A recent study commissioned by the Solomon Observatory on Discrimination, an Italian Zionist think-tank, which was conducted by Euromedia Research, a statistical analysis organization, documents a chilling reality. The study demonstrates that classical 19th century anti-Semitism is still alive and well throughout the Italian peninsula. More worryingly, that it has evolved and developed subtly as a weapon that propels the ethnic or “racist” variant of political Jew-hatred into the 21st century: bias and hostility are expressed openly with iconographic and lexical forms that are increasingly becoming more and more aggressive.
According to Euromedia, contemporary anti-Semitism continues to perpetuate old stereotypes and myths about Jews. Those at the top of the list are that they dominate the world economy and practice social prevarication against Gentiles. Yet new manifestations of bias have now been thrown into the mix, namely the State of Israel, which identifies with the party of evil and guilt whenever a case may be at issue.
Surprisingly, the Shoah itself has not yet been fully grasped despite Holocaust education efforts and annual Holocaust Remembrance Day commemorations across the country. The data of this particular study unveils a disheartening story: while 10.5 percent of those interviewed believe that the Shoah has been exaggerated and its proportions were lesser than narrated by history, 1.3 percent negate the Holocaust altogether.
Youths between the ages of 18-24 are the most cognizant of anti-Semitic prejudice while those aged 25-44 are the most biased, more so than adults over 45.
Party affiliation also plays a relevant role in this study. Italians who vote for Forza Italia, a party sympathetic to Zionism and sensitive to Jewish issues, were less likely to hold negative views about Israel and Jews. On the other hand, the greatest anti-Semitic attitudes among Italians is found among those who vote for the following parties: the Northern League, the Five Star Movement and the Brothers of Italy – all parties that are generally perceived as “outsiders” and hostile to Rome’s national politics despite the fact that the Northern League is the oldest party in the Italian Parliament today.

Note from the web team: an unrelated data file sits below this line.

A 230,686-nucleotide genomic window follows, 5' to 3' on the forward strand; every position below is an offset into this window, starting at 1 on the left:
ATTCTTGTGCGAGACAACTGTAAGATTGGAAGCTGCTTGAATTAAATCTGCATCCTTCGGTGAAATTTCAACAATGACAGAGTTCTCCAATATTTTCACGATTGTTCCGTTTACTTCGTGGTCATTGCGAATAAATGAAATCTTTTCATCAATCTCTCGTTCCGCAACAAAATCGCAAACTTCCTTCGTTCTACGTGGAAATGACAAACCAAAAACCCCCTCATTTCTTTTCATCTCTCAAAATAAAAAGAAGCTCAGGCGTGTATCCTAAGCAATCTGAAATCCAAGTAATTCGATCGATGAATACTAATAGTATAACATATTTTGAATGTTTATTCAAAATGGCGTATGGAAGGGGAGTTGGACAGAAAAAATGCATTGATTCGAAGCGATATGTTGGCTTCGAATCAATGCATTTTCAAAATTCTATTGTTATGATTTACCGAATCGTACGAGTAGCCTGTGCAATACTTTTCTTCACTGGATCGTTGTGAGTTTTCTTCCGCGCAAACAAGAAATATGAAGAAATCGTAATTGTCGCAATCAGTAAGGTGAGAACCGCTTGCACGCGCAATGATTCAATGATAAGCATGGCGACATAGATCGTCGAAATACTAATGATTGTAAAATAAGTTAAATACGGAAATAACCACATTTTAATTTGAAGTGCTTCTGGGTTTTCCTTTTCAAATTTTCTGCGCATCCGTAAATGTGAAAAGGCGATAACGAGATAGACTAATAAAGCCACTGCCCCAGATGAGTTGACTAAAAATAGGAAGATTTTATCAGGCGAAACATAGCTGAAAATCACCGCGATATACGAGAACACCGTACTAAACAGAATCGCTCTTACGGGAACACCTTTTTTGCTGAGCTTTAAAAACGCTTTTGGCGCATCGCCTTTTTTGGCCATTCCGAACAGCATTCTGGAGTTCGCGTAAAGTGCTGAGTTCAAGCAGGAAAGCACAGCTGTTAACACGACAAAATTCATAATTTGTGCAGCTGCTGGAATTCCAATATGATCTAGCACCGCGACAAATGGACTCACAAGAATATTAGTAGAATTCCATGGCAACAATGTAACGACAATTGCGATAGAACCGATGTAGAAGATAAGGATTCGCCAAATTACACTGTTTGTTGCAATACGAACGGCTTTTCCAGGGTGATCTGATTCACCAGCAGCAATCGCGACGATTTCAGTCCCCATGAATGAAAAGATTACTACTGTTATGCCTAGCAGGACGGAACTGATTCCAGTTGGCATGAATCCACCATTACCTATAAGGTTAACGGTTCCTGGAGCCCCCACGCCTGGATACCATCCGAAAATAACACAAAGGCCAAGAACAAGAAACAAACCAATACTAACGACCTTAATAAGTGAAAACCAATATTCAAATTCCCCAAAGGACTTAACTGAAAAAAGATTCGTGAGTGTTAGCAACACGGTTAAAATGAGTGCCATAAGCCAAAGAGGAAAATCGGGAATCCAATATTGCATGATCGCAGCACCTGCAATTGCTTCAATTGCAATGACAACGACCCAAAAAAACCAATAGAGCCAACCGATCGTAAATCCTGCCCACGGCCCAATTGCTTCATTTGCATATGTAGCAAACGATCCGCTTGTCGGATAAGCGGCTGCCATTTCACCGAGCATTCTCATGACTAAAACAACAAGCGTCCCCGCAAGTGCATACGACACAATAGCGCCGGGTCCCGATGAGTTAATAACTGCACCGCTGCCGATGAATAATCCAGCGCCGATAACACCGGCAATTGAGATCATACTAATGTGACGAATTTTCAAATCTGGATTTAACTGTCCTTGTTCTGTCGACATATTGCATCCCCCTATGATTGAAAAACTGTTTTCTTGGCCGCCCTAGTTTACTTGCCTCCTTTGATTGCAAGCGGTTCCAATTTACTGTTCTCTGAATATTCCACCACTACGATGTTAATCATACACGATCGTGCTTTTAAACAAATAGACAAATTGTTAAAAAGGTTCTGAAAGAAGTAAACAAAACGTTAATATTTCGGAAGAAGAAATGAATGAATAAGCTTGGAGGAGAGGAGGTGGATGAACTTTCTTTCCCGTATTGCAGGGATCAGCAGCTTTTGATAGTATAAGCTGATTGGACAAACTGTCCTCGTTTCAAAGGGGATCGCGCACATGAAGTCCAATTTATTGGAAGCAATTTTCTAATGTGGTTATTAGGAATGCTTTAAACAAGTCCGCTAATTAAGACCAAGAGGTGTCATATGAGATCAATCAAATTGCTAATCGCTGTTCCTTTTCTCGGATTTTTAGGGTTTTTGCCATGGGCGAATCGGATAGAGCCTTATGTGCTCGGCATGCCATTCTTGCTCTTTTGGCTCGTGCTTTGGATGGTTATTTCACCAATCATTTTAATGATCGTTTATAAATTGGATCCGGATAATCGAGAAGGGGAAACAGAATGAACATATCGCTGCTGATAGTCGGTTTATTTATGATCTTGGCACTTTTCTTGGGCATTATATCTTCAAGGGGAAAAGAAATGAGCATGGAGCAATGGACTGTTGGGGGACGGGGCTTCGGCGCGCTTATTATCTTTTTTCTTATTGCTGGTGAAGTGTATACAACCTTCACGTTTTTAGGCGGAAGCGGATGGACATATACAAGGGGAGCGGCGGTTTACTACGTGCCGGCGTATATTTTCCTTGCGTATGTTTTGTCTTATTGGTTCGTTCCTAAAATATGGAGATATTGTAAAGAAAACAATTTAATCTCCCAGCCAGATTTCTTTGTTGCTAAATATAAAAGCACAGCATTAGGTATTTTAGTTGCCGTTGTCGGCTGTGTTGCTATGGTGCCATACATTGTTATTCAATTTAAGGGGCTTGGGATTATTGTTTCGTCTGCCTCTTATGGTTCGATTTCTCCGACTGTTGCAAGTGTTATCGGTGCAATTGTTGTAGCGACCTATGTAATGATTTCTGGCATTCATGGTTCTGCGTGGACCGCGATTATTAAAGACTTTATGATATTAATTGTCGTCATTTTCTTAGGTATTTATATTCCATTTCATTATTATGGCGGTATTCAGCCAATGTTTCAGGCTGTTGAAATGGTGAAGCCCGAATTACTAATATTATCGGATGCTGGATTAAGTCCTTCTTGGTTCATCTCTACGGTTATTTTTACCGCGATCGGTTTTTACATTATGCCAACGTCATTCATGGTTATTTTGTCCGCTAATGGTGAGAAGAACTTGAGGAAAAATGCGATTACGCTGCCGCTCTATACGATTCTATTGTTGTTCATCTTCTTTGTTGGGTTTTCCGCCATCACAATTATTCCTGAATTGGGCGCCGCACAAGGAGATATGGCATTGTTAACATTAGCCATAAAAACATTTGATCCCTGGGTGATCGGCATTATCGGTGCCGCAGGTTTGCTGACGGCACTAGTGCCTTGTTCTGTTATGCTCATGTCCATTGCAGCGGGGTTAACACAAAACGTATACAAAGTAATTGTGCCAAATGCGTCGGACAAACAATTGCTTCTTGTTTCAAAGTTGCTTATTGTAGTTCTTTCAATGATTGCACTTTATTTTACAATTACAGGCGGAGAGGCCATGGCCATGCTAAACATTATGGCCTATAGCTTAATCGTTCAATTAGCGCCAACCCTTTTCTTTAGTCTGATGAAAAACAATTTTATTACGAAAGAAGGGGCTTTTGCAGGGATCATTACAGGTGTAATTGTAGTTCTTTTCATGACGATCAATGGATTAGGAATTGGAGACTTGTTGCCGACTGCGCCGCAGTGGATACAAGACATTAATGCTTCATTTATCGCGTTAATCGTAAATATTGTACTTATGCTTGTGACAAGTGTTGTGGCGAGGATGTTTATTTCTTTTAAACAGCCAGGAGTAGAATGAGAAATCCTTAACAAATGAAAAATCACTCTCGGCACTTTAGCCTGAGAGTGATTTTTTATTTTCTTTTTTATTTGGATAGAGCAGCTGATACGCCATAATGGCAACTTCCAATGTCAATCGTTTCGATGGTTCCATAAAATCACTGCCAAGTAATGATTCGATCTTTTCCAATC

A certain apathy vis-à-vis anti-Semitism also emerges among voters of Italy’s left-leaning parties, namely the Democratic Party and Italia Viva – both of which hold markedly pro-Arab stances.
Italian voters of centrist and libertarian orientation, who today suffer the least political representation in Italy, are warmest to the State of Israel and hold the least bias and prejudice against not only the latter, but also Jews in general.
According to the poll’s findings, anti-Semitism is the product of a general climate of hatred, as well as a consequence and corollary of the Arab-Israeli conflict.
However, the most significant revelation is also the most alarming. Alongside classical anti-Semitism a new devious breed of anti-Zionism masks anti-Semitism behind the guise of political criticism against the State of Israel. Not too long ago, an Italian court held it lawful to display a banner on the Grand Synagogue in the historic Jewish quarters of Vercelli, near Turin, bearing the inscription “Israel – murderers.” In short, the ideology of Jews as jointly and severely liable for the actions of the State of Israel has gone mainstream, together with a stubborn view of Israel as being part and parcel of the collective Jew.
Israel’s thriving democracy is rightly open to criticism. However, unfair and biased attacks against Israel or Jews who support Israel need to be condemned and countered.
For this very reason, as early as 2016, the IHRA (International Holocaust Remembrance Alliance) developed a working definition of anti-Semitism including 11 operational examples illustrating bias, hostility and prejudice in the context of modern anti-Semitism. The IHRA definition is clear and unequivocal. If used to give guidelines to the courts, it would relieve judges from having to determine what constitutes anti-Semitism on a case-by-case basis.
In January 2020, the Italian Government adopted the IHRA definition and appointed Milena Santerini, a professor of pedagogy in Milan as its Special Envoy for the fight against anti-Semitism. Santerini is faced with no easy task. She will be judged by her effectiveness in promoting the adoption of the IHRA definition at all levels in Italy and in pushing a national agenda to combat anti-Semitism.
Fortunately, there are additional encouraging signs. The Republican Party of Italy (PRI), forever a staunch supporter of Zionism, was the first political party to formally adopt the IHRA definition. It is expected that other parties in Italy will follow suit.
The IHRA definition may also promote a cultural shift and a more balanced view of Zionism. Anti-Zionism is a slow-release poison pill that attacks Jewish identity at its historical, spiritual and psychological core. Italia Atlantica’s Israel analyst Niram Ferretti puts it bluntly: denying the millenary link of the Jewish people with the Land of Israel means denying not only the Jewish people, but more importantly, their right to exist.